During those first 10 years I also trained extensively with an old Richard Guerra student, so it was basically more along the lines of HK (IWTA) influence.
    The past 13 years or so have been under Allan Fong, so it is HK version.

    While the Germans did much for the advancement and refinement of WT, I think I prefer the HK way....it just seems more organic and more old school.
    The Germans took a streamlined method and in my opinion, over complicated it.
     
    Last edited: Jul 1, 2018
    • Like Like x 1
    • Informative Informative x 1
  9. yak sao

    yak sao Master of Arts

    Joined:
    Aug 18, 2008
    Messages:
    1,849
    Likes Received:
    516
    Trophy Points:
    178
    Interesting. Latosa Escrima was always taught alongside the WT, so very possible.
     
    • Useful Useful x 1
  10. Bino TWT

    Bino TWT Green Belt

    Joined:
    Aug 4, 2017
    Messages:
    182
    Likes Received:
    80
    Trophy Points:
    183
    Location:
    Houston, TX
    There are two sides to the LTWT lineage. The EWTO (European) side, and the IWTA (Hong Kong) side. I've done both (Started EWTO, now HK). The training curriculum is different, the end result is pretty much the same. The grading system is exactly the same (any grades above 5th Practitioner are really only organizational, as this is the Master level when the system has been completed.). Different paths up the same mountain.
     
    • Informative Informative x 1
  11. geezer

    geezer Grandmaster

    • MartialTalk Mentor
    Joined:
    Oct 20, 2007
    Messages:
    5,761
    Likes Received:
    1,987
    Trophy Points:
    263
    Location:
    Phoenix, AZ
    Yak Sau and Bino have pretty much covered the topic. But here's my fuzzy recollection, to be taken with a grain of salt:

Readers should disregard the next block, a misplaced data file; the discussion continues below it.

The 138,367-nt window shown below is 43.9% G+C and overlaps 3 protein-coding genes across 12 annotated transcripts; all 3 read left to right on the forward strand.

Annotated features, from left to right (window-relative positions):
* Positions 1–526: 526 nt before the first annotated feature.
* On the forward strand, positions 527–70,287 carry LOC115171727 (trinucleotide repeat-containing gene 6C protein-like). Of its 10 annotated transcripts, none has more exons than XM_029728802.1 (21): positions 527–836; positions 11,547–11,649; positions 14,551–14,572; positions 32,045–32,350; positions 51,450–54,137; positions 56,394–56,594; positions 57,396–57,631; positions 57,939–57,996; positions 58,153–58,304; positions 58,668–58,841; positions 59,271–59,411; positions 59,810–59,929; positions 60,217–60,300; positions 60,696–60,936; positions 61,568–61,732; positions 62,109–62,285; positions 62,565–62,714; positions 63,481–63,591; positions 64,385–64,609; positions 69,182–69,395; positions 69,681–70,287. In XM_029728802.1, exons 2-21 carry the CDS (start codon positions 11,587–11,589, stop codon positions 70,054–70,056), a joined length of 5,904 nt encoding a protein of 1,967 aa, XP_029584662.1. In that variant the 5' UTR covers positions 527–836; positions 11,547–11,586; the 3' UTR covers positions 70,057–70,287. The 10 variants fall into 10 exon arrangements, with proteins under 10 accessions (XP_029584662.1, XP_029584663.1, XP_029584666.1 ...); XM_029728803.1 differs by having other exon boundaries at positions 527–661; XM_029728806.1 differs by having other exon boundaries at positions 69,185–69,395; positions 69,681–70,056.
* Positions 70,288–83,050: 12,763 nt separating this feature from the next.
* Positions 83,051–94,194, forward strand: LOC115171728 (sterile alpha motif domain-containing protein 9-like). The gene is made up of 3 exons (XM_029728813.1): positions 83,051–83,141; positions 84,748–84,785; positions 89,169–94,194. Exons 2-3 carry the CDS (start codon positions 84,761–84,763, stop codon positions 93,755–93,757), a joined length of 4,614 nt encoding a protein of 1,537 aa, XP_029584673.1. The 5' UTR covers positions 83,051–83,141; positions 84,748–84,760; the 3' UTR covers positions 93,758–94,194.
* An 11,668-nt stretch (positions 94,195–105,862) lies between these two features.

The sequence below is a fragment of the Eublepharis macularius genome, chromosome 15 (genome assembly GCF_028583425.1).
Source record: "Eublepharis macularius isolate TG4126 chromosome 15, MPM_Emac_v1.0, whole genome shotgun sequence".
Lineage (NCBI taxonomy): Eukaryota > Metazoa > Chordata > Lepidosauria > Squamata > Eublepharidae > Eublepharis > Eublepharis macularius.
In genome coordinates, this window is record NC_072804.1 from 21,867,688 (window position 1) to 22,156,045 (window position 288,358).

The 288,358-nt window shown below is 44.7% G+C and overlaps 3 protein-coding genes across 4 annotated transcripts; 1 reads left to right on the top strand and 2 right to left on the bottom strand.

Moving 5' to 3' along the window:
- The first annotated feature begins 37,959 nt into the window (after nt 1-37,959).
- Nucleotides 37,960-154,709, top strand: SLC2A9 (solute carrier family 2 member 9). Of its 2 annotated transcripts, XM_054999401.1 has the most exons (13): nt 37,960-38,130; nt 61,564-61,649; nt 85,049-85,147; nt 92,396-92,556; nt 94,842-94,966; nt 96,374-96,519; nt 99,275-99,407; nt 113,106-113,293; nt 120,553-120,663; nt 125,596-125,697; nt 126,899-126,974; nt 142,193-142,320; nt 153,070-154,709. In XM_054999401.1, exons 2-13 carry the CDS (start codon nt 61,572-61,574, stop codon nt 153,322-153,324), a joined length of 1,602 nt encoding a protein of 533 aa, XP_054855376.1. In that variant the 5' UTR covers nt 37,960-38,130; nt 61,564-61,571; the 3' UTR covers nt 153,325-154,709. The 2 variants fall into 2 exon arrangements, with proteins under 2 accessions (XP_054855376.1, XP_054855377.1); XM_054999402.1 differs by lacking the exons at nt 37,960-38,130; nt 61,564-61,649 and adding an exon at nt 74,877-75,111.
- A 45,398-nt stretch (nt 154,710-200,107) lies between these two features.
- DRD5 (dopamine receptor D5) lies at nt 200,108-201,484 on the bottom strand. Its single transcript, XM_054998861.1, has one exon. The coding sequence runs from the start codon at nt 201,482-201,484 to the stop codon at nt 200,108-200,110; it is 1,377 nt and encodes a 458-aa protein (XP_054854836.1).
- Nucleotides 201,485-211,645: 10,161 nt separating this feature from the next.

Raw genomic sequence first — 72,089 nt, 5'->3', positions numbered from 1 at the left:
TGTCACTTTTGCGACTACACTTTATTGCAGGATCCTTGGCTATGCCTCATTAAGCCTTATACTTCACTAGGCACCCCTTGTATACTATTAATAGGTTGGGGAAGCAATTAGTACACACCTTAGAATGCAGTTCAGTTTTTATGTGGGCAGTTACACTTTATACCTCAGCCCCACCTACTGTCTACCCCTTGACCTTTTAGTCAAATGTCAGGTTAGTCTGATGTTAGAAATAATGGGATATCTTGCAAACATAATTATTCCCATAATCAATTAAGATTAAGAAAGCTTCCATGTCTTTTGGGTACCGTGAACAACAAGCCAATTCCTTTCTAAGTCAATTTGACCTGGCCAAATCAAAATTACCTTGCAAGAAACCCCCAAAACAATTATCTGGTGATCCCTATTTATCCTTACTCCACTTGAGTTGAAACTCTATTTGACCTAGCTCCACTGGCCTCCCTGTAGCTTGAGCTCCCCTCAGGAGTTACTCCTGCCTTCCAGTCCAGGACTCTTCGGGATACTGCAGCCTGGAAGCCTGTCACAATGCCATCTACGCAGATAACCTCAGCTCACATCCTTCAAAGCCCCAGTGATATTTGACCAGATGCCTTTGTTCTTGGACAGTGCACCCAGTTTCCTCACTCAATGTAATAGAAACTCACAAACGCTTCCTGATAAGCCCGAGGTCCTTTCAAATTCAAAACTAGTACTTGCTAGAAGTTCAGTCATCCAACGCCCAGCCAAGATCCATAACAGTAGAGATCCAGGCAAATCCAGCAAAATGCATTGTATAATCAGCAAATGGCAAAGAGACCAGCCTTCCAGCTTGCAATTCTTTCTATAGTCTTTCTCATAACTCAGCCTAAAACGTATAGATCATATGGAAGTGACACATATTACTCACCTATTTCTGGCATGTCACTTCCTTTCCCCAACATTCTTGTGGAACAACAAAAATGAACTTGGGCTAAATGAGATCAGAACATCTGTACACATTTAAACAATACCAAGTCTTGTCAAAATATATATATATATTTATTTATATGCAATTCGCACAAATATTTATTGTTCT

When I was with LT starting back in 1980 here in the US, there were 12 student grades and potentially 12 instructor grades, although at that time Leung Ting only held the title of Grandmaster and the highest organizational rank of 10th Level Master of Comprehension .

    Since then, having sold, ...er promoted Keith Kernspecht the rank of 10th Level and title of Grandmaster, Leung Ting assumed the higher rank of 11th Level Master of Almightyness. That was quite a few years ago. I do not believe LT has moved up again however, since the 12th Level was originally supposed to be a posthumous honor!
    I guess he'll have to be content with being almighty for a while. ;)

    Now both these guys are really accomplished WC guys, miles out of my league, as are their senior students. I totally respect their skill, just can't help myself poking fun at those over-the-top-titles. I'm the type of guy that even has trouble with the term sifu, and feels more comfortable just being called "coach". :)

    As far as the curriculum goes, LT had a simpler curriculum with form, drills, and chi-sau work for each level, moving into a number of choreographed chi-sau "sections" starting at the advanced intermediate level and continuing through the instructor levels. The first four instructor ranks (similar to Japanese "dan" ranks) were termed Technician ranks, while level five and above were called the Practician (master-level) ranks. To reach a level 5 rank would typically take at least 12-15 years of training, a lot of money for private lessons, and honestly, a very high level of skill. But even so, it did not mean you knew the entire system. I've talked with fifth-level "masters" who still had not learned the entire Bart Cham Dao form and applications (and neither have I).

    As others have stated, Keith Kernspecht expanded the curriculum and developed the Lat Sau material. The Germans brought this material to the States in the late 80's. I was first exposed to this material by Thomas Dolniski and then by Emin Boztepe. In the early 90's Emin moved to the US and, for a while, ran LT's US organization, during which time the US branches began incorporating this curriculum. Around that time I stopped training WC for personal reasons, and consequently did not learn much of that program until decades later.

    Anyway, after a few years Emin broke away to start his own EBMAS organization, and Jeff Webb of Austin took over the helm of LT's group. Jeff was originally my Si-Dai or "younger kung-fu brother" but had the unique opportunity to study with several high level German instructors, including Master Kernspecht himself, while stationed in Germany in the USAF. He developed remarkable technical skill, and when he ran LT's US organization he continued developing the Lat Sau curriculum in spite of LT's expressed dislike of these "funny movements".